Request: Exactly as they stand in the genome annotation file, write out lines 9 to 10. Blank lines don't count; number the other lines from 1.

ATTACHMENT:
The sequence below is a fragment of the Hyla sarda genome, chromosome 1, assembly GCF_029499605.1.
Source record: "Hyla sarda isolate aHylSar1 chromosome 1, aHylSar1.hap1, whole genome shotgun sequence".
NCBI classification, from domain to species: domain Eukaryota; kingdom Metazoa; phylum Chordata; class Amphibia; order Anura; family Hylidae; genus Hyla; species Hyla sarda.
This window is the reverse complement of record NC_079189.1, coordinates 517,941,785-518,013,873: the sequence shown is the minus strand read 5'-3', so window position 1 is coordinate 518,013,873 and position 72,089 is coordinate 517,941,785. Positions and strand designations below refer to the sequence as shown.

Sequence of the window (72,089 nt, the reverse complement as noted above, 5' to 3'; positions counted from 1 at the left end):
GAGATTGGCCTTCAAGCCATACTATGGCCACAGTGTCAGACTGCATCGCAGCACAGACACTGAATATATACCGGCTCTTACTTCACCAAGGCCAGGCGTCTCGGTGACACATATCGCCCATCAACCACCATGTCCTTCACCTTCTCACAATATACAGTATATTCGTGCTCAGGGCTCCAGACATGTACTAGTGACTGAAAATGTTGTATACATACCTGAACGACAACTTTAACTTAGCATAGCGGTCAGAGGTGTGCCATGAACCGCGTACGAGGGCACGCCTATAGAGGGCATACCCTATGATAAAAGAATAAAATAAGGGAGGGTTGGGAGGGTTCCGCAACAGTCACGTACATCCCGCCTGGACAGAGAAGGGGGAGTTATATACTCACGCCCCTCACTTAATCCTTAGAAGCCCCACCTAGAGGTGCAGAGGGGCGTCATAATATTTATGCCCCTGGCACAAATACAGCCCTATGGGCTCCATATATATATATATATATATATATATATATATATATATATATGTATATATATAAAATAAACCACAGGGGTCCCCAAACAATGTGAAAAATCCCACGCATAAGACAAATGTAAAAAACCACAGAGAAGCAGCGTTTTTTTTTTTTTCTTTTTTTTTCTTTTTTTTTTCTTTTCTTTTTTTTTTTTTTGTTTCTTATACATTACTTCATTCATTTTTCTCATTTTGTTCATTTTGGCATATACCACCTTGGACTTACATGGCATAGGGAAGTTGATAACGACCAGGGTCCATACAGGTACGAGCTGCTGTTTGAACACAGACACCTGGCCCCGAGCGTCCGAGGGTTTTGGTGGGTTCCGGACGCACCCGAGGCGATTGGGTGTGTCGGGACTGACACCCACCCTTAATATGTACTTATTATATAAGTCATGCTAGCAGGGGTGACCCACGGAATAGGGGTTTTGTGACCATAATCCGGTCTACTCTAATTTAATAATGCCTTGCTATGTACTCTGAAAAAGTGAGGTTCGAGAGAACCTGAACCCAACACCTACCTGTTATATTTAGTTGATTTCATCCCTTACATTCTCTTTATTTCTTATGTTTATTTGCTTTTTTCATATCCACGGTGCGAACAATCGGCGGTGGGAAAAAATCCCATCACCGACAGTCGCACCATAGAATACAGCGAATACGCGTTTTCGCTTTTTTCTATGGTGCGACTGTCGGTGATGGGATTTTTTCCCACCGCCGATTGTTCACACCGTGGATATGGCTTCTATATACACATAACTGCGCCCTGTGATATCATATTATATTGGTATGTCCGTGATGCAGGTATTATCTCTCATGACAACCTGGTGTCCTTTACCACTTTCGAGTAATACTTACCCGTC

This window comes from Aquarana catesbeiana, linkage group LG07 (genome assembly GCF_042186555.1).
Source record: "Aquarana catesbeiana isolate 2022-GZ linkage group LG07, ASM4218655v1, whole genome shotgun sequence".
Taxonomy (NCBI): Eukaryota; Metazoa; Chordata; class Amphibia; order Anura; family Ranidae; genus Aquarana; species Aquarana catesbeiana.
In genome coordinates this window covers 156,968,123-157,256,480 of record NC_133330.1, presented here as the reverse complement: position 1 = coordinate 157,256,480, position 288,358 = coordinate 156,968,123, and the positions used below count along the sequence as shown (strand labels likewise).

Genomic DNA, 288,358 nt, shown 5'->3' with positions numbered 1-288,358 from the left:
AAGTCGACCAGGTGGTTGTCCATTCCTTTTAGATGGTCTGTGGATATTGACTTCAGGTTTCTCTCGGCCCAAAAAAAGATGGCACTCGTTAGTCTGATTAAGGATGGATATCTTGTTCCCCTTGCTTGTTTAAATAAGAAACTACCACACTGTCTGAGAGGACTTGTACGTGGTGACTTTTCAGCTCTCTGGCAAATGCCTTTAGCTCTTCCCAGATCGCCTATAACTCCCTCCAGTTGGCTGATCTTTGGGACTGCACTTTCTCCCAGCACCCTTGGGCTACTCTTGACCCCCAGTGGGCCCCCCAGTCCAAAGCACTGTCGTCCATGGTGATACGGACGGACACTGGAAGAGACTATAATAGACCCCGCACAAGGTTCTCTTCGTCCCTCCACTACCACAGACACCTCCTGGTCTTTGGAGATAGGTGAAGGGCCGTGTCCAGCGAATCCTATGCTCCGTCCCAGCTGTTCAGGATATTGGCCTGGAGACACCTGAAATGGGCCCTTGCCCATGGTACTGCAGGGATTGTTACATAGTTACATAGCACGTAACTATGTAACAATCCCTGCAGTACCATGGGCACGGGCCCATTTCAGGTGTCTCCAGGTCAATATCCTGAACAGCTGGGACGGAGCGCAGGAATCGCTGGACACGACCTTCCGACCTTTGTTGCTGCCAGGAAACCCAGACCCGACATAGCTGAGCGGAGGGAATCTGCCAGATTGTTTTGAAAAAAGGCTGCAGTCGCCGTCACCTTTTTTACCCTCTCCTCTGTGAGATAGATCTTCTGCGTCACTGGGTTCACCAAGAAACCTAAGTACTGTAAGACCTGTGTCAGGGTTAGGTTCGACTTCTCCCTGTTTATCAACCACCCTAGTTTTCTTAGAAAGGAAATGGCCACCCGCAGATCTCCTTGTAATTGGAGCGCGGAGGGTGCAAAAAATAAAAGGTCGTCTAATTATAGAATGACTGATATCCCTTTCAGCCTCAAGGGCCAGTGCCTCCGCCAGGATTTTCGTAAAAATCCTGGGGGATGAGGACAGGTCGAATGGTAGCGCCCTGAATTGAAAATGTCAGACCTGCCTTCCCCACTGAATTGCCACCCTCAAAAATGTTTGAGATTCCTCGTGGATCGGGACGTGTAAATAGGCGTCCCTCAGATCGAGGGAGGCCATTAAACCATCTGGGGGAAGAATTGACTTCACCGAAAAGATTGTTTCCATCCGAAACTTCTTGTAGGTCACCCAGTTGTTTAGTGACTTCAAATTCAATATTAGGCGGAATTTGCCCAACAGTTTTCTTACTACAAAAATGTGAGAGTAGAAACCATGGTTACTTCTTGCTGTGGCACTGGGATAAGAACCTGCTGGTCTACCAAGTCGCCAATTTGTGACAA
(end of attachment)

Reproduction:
Taxonomy (NCBI): Eukaryota; Metazoa; Chordata; class Amphibia; order Anura; family Ranidae; genus Aquarana; species Aquarana catesbeiana.
In genome coordinates this window covers 156,968,123-157,256,480 of record NC_133330.1, presented here as the reverse complement: position 1 = coordinate 157,256,480, position 288,358 = coordinate 156,968,123, and the positions used below count along the sequence as shown (strand labels likewise).